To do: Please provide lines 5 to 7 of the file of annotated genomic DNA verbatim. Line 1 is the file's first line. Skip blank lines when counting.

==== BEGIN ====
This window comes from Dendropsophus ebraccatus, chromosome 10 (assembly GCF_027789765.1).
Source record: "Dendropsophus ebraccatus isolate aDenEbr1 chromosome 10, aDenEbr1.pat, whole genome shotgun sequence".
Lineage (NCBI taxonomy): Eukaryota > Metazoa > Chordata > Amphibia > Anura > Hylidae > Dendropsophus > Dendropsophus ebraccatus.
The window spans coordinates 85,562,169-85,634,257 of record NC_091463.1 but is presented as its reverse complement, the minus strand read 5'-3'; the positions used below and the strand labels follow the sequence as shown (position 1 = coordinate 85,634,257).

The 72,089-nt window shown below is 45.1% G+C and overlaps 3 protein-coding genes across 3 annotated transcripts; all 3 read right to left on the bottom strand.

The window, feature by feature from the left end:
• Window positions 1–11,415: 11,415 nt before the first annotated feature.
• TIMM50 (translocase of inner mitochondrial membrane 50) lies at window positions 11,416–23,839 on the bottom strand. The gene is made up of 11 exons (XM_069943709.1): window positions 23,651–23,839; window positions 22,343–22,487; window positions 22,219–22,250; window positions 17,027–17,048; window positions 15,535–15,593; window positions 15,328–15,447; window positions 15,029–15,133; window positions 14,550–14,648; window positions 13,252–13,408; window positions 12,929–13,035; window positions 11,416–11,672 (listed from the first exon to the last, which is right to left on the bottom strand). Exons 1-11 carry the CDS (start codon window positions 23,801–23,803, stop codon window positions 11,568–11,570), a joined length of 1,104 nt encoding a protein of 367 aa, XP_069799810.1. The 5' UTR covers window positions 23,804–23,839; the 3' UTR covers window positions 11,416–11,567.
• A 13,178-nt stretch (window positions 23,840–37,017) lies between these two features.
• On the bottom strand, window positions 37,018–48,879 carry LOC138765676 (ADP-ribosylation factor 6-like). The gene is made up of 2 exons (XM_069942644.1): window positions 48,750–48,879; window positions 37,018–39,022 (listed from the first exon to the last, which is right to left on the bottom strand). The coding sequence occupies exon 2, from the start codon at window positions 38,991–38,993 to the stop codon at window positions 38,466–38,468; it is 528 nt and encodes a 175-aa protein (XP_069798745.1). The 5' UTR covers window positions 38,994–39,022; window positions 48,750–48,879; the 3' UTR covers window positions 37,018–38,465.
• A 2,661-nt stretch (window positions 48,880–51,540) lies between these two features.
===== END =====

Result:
The 72,089-nt window shown below is 45.1% G+C and overlaps 3 protein-coding genes across 3 annotated transcripts; all 3 read right to left on the bottom strand.

The window, feature by feature from the left end:
• Window positions 1–11,415: 11,415 nt before the first annotated feature.